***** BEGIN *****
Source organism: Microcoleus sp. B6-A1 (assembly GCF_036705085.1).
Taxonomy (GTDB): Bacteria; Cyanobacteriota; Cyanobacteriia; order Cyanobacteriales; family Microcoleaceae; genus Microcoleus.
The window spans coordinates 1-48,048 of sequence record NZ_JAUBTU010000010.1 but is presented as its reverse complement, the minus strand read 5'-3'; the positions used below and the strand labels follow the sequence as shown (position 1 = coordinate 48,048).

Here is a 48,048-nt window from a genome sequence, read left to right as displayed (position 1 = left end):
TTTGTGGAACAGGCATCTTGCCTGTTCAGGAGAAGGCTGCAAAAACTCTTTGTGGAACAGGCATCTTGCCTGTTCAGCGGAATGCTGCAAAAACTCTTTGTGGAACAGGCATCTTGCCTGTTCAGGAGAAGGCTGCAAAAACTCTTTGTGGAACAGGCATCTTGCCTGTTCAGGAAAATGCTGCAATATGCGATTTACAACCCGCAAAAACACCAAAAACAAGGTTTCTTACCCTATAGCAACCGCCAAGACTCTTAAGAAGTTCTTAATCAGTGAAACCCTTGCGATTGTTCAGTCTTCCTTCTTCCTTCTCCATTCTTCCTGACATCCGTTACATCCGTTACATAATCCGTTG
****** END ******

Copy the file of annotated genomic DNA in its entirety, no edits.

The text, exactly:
Source organism: Microcoleus sp. B6-A1 (assembly GCF_036705085.1).
Taxonomy (GTDB): Bacteria; Cyanobacteriota; Cyanobacteriia; order Cyanobacteriales; family Microcoleaceae; genus Microcoleus.
The window spans coordinates 1-48,048 of sequence record NZ_JAUBTU010000010.1 but is presented as its reverse complement, the minus strand read 5'-3'; the positions used below and the strand labels follow the sequence as shown (position 1 = coordinate 48,048).

Here is a 48,048-nt window from a genome sequence, read left to right as displayed (position 1 = left end):
TTTGTGGAACAGGCATCTTGCCTGTTCAGGAGAAGGCTGCAAAAACTCTTTGTGGAACAGGCATCTTGCCTGTTCAGCGGAATGCTGCAAAAACTCTTTGTGGAACAGGCATCTTGCCTGTTCAGGAGAAGGCTGCAAAAACTCTTTGTGGAACAGGCATCTTGCCTGTTCAGGAAAATGCTGCAATATGCGATTTACAACCCGCAAAAACACCAAAAACAAGGTTTCTTACCCTATAGCAACCGCCAAGACTCTTAAGAAGTTCTTAATCAGTGAAACCCTTGCGATTGTTCAGTCTTCCTTCTTCCTTCTCCATTCTTCCTGACATCCGTTACATCCGTTACATAATCCGTTG